May 12, 2021 • By Ashley Rabinovitch
There must be at least one other first-generation queer Latina enrolled in a top MBA program in the U.S., but Alejandra Tostado MBA ‘22 has never met her. Tostado has learned to navigate the complexity of her identity with confidence and determination, but it’s been a long journey to get here.
As an undergraduate student at San Diego State University, Tostado invested her time and energy into volunteering alongside like-minded students with organizations like the Queer Student Union and the Movimiento Estudiantil Chicanx de Aztlan, a political action group focused on advancing the needs of the Chicano community.
After graduating with degrees in Spanish and sociology, she accepted a role as an employment specialist with a Los Angeles-based nonprofit that serves people experiencing homelessness and mental health issues. She successfully worked her way up to the role of operations coordinator, which gave her a taste for analytics as she managed ten work crews in the organization’s social enterprise branch.
Unfortunately, she also found herself hiding who she was to avoid drawing unwanted attention. “I was fresh out of school and terrified of getting fired,” she remembers. Tostado has a brother in the Bay area, but her parents still live in Latin America. She felt painfully exposed, left to scramble to make ends meet without an emotional or financial support system in Los Angeles. When individuals within her organization acted in ways to which she objected, she didn’t know how to respond. “It felt too risky to voice my opinions and show them who I really was, so I stayed silent.”
When Tostado’s budding interest in analytics and supply chain management prompted her to pursue an MBA, she was referred to the UCI Paul Merage School of Business by ROMBA, a global organization of LGBTQ+ business students and alumni. She received additional support from Forté, an organization that helps women navigate the MBA application process. “It was important to me that the school I chose was making a conscious effort to partner with organizations like these to attract underrepresented students,” she affirms.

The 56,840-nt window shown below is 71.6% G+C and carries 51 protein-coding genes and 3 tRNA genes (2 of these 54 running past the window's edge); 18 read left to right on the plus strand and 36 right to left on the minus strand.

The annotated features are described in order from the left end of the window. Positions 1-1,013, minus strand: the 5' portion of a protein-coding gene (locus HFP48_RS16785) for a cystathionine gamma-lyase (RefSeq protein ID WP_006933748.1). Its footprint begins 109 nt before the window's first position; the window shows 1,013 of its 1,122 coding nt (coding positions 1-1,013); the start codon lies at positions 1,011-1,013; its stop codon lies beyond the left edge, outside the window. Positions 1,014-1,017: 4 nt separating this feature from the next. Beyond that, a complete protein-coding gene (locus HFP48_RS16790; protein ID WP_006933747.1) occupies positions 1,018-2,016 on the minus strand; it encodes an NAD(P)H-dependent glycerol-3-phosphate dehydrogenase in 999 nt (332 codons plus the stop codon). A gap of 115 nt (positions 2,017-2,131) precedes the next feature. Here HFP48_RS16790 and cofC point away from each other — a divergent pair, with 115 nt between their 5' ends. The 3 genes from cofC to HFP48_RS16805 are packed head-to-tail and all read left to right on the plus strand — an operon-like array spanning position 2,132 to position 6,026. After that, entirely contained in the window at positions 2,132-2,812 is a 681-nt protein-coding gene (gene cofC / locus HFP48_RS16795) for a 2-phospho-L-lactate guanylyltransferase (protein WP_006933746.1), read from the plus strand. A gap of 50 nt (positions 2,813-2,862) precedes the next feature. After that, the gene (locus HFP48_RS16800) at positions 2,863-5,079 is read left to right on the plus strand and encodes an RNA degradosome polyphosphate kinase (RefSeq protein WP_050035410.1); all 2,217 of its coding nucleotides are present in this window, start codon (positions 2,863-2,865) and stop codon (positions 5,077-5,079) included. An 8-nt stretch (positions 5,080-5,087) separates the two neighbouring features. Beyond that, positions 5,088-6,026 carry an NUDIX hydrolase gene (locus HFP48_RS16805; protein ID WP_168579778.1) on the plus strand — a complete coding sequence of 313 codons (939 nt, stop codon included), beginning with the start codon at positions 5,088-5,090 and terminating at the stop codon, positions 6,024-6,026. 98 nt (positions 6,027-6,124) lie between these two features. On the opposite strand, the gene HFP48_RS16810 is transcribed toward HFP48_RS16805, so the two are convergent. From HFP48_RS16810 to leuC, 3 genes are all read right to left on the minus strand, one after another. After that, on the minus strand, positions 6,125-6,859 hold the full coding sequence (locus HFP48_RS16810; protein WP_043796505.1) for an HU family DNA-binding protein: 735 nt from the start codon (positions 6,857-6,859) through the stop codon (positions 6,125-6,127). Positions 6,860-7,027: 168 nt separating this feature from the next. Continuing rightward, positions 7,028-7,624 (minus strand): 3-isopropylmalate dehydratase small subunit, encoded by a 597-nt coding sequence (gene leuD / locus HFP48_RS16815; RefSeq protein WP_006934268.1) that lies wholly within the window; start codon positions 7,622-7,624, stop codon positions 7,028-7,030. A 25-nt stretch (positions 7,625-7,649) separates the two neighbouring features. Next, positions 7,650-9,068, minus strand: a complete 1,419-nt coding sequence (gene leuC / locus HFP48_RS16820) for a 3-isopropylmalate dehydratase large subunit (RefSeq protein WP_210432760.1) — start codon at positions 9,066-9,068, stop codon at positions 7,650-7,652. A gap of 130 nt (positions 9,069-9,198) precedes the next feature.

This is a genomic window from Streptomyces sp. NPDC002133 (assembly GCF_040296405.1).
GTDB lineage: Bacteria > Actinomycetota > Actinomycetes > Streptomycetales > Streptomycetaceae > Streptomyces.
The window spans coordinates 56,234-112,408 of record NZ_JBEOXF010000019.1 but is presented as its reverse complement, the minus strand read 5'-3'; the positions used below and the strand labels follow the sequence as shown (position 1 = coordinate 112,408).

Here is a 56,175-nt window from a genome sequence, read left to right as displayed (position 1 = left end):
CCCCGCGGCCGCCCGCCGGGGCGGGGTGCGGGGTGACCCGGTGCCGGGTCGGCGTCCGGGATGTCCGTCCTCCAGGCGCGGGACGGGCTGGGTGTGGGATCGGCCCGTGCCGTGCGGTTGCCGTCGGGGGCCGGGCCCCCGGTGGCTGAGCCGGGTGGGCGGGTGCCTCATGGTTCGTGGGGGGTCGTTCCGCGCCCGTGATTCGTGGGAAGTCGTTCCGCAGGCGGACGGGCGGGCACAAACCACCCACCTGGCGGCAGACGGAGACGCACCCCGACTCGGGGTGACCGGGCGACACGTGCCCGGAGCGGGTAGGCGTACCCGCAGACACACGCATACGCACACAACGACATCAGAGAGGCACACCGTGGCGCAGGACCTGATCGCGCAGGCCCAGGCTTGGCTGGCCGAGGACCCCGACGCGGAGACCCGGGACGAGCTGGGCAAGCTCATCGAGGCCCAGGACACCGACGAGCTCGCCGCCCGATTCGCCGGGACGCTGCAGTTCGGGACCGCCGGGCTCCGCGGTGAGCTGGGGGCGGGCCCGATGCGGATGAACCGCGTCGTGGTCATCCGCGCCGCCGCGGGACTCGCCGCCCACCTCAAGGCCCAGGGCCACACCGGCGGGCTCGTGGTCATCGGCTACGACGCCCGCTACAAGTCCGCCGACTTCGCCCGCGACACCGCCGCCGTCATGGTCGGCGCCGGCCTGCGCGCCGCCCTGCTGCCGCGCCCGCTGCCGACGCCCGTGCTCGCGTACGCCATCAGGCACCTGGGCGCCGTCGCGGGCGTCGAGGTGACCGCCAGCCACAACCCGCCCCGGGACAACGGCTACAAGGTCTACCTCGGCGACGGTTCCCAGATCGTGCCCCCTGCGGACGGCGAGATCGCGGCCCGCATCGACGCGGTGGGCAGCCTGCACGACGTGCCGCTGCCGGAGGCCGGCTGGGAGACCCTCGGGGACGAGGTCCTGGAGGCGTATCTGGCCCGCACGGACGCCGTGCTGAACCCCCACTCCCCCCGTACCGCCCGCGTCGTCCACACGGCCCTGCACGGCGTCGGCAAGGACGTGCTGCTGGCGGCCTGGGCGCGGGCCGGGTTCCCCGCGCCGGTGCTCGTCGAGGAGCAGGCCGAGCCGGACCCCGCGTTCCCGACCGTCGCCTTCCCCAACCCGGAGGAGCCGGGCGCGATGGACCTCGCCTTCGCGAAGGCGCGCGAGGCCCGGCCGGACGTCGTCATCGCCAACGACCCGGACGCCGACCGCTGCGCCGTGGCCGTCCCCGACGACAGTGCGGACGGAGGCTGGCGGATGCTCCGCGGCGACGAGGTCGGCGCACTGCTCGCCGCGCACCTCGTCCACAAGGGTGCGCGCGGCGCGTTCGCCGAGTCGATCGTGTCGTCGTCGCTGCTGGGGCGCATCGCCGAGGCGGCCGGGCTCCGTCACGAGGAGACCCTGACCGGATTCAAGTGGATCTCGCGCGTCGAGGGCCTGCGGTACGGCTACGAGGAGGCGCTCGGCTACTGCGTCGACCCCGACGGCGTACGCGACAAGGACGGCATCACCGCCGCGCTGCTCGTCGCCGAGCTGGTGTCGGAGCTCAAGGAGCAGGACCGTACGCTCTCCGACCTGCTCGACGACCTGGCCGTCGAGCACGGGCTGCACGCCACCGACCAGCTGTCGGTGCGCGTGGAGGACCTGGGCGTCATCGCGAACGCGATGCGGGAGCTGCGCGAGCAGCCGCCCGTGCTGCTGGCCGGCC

According to Tostado, her experience at the Merage School has played a central role in rebuilding the confidence that was lost in her previous workplace. From her first day on campus, she was struck by the diversity of her MBA cohort in terms of gender, ethnicity, nationality, sexual orientation and professional background. In this kaleidoscopic environment, she felt comfortable enough to open up about her identities and pursue a position as co-president of a student club called IDEA (Inclusion, Diversity, Equity and Awareness), which she will balance with her role as the president of the Business and Technology Association.
Encouraged by the positive student response to IDEA, she is also planning to found a club for LGBTQ+ students. “It’s hard for folks in our community to find representation and feel a sense of belonging,” she can attest. “My parents have been supportive of my coming out, but that’s not the case for everyone. Having a supportive community is critical to overcoming the unique challenges we face.”
One of the primary challenges that Tostado grapples with is having the financial means to invest in extracurricular involvement alongside a full-time MBA program. “I learned very early in life how to budget and save, but it’s always a struggle,” she says. To host events, bring in speakers and conduct outreach activities, student clubs rely on fundraising efforts and small fees included in tuition. Tostado is hoping to identify new funding streams to make the club she envisions come to life.
As she prepares to join the purchasing department of Ford for a summer internship, Tostado recognizes another challenge that will inevitably arise. “I’ve had to get comfortable with the idea that I may be the only Latina in the room, and the only Latina that is also queer,” she says. “Thankfully, the inclusive community that the Merage School provides has helped me realize that I can bring all my identities to the table at once.”
Tostado may never have a mentor who shares all her identities, but there will certainly be those who follow in her footsteps. “I want to be that person who helps them realize how much they have to offer,” she reflects. “I want them to say, ‘If Alejandra can do it, so can I.’”